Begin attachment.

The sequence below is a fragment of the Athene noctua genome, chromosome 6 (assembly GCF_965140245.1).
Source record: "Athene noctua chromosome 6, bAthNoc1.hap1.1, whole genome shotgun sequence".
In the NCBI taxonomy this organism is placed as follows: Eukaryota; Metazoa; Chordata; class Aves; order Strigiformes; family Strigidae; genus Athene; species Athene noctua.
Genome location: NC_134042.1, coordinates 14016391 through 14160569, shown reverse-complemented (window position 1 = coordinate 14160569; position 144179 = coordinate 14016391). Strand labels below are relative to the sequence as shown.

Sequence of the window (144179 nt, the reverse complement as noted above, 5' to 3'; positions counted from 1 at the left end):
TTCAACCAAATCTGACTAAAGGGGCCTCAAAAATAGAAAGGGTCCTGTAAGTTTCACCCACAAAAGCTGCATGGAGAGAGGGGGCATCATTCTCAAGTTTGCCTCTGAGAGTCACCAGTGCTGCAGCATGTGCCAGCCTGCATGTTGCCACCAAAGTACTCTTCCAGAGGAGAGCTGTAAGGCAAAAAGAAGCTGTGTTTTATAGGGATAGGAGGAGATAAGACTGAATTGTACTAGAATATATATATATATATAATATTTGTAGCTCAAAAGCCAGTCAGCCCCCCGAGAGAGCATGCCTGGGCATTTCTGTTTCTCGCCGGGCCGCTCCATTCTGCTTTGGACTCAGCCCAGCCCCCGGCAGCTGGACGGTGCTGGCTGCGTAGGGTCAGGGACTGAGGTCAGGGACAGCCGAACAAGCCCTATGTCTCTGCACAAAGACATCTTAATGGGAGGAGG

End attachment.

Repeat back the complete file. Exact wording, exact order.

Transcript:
The sequence below is a fragment of the Athene noctua genome, chromosome 6 (assembly GCF_965140245.1).
Source record: "Athene noctua chromosome 6, bAthNoc1.hap1.1, whole genome shotgun sequence".
In the NCBI taxonomy this organism is placed as follows: Eukaryota; Metazoa; Chordata; class Aves; order Strigiformes; family Strigidae; genus Athene; species Athene noctua.
Genome location: NC_134042.1, coordinates 14016391 through 14160569, shown reverse-complemented (window position 1 = coordinate 14160569; position 144179 = coordinate 14016391). Strand labels below are relative to the sequence as shown.

Sequence of the window (144179 nt, the reverse complement as noted above, 5' to 3'; positions counted from 1 at the left end):
TTCAACCAAATCTGACTAAAGGGGCCTCAAAAATAGAAAGGGTCCTGTAAGTTTCACCCACAAAAGCTGCATGGAGAGAGGGGGCATCATTCTCAAGTTTGCCTCTGAGAGTCACCAGTGCTGCAGCATGTGCCAGCCTGCATGTTGCCACCAAAGTACTCTTCCAGAGGAGAGCTGTAAGGCAAAAAGAAGCTGTGTTTTATAGGGATAGGAGGAGATAAGACTGAATTGTACTAGAATATATATATATATATAATATTTGTAGCTCAAAAGCCAGTCAGCCCCCCGAGAGAGCATGCCTGGGCATTTCTGTTTCTCGCCGGGCCGCTCCATTCTGCTTTGGACTCAGCCCAGCCCCCGGCAGCTGGACGGTGCTGGCTGCGTAGGGTCAGGGACTGAGGTCAGGGACAGCCGAACAAGCCCTATGTCTCTGCACAAAGACATCTTAATGGGAGGAGG